Missouri Gov. Jay Nixon. (David Carson/St. Louis Post-Dispatch via AP)

As the grand jury decision looms regarding the August shooting of Michael Brown, an announcement that will likely be followed by renewed protests on Ferguson’s streets, authorities said they want to allow people to protest peacefully but stressed that they were preparing to respond to any violence.

“Our dual pillars here are safety and speech,” Missouri Gov. Jay Nixon (D) said during a news conference Tuesday afternoon.

Nixon said that law enforcement officers have extensively prepared for the response to the grand jury decision. State and local agencies would coordinate through a unified command, with the Missouri National Guard remaining available as a “contingency plan” if necessary, he said.

A grand jury in St. Louis County is deciding whether to charge Darren Wilson, a Ferguson police officer, in the shooting and killing of Brown, an unarmed 18-year-old. The shooting on Aug. 9 sparked a series of heated protests that eventually garnered international attention as throngs of angry protesters faced off each night with heavily armed police officers wielding tear gas. The police response was criticized, with President Obama calling the scenes disturbing and Attorney General Eric H. Holder Jr. expressing concerns regarding the use of military equipment.

The National Guard was eventually called on as the nightly clashes persisted, one of several steps that Nixon took to try and stave off additional unrest. In the days after Brown’s death, Nixon announced a curfew (which was dropped two days later) and put the Missouri Highway Patrol in charge of securing Ferguson.

While Nixon discussed the importance of letting people protest peacefully and said Tuesday that most people who planned to protest were going to be respectful, his introductory remarks heavily focused on maintaining order during the expected response. Nixon said that his primary job is ensuring public safety and said peaceful protests in the days after Brown’s death “were marred by senseless acts of violence and destruction,” pointing to fires that were set and gunshots fired during the unrest.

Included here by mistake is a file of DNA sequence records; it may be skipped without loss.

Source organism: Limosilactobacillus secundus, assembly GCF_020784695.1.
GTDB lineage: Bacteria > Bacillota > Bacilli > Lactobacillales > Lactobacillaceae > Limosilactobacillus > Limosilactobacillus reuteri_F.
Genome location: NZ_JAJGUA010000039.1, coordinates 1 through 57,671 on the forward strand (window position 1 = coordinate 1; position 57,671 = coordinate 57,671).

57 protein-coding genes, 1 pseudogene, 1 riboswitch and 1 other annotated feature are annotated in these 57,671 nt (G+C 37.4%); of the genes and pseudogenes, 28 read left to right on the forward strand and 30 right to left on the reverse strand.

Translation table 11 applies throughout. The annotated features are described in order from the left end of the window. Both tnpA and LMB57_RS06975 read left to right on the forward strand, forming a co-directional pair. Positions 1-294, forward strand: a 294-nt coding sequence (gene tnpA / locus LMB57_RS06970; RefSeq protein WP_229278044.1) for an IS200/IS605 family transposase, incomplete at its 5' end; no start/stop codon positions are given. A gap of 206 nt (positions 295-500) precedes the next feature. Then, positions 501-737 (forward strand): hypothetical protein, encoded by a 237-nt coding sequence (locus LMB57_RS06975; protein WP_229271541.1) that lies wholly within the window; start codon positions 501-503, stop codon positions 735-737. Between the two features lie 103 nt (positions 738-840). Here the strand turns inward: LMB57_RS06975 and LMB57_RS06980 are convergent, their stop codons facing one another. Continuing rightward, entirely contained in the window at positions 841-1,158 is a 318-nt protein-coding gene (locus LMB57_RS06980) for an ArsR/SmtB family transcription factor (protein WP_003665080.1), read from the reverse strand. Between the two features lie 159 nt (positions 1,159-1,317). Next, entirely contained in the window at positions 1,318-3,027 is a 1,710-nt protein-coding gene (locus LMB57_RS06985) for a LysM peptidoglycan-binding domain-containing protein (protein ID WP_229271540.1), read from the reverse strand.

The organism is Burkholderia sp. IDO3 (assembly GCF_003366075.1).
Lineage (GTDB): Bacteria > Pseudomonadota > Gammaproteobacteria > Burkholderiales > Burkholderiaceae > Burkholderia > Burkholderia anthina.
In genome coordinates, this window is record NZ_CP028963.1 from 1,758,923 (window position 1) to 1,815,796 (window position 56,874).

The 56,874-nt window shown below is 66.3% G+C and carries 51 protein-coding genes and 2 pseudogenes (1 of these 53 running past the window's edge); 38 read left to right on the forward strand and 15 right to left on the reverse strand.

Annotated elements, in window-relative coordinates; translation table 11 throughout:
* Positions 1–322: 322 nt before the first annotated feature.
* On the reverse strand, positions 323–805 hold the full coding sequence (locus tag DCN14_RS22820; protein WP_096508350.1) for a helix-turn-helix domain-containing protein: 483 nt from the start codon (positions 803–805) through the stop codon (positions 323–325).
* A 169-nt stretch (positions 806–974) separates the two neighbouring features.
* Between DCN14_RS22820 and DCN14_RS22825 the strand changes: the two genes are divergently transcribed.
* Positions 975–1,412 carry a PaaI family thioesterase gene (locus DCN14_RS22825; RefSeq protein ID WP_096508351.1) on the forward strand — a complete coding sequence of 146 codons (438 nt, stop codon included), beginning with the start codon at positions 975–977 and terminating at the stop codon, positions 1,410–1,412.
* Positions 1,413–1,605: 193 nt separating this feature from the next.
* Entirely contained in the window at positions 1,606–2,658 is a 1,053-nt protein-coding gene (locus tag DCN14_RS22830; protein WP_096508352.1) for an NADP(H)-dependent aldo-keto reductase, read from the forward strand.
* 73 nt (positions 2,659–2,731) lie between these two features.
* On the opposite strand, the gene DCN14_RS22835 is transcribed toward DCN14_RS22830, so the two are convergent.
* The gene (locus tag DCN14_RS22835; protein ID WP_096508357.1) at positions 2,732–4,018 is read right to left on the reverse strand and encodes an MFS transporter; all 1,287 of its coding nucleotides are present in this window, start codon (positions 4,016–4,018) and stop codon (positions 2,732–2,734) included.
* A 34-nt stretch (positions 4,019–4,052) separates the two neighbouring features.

“That ugliness was not representative of Missouri and it cannot he repeated,” he said. Nixon also promised Tuesday that authorities were making progress on the larger issues raised by the shooting.

It is still unclear when the decision on a possible indictment will be announced, Nixon said. St. Louis County Prosecuting Attorney Robert McCulloch said a day earlier that the decision would come in mid-to-late November, but he did not offer a specific date. The grand jury has until January to make a decision on possible charges, but McCulloch has pointed multiple times to a decision coming this month.

Few in the St. Louis area are expecting that Wilson will be charged, so residents and activists have been talking with police about ways to allow demonstrations while preventing any violence. Protests have continued since the height of the response to Brown’s death, with many activists focusing on removing McCulloch from the case.

Nixon would not discuss the role of the Ferguson Police Department during his Tuesday news conference, and that department was not among the agencies represented or highlighted as part of the planned police response. Thomas Jackson, the Ferguson police chief, is expected to leave his post, according to law enforcement officials.

The Justice Department is conducting a larger investigation into the policing practices of the Ferguson Police Department. In addition, investigators are also carrying out a civil rights investigation, though officials said that it is unlikely this investigation will result in any charges.

Before Nixon spoke on Tuesday, activists issued statements dismissing his plans. “We have proven we can peacefully assemble and function at a protest, can the police say the same?” community organizer Damon Davis said in a statement.

The Don’t Shoot Coalition, which is made up of about 50 groups formed after Brown’s shooting, last week vowed to promote a peaceful response while also calling on police to give protesters enough space.

[This post has been updated. First published: 3:43 p.m. Last updated: 4:19 p.m.]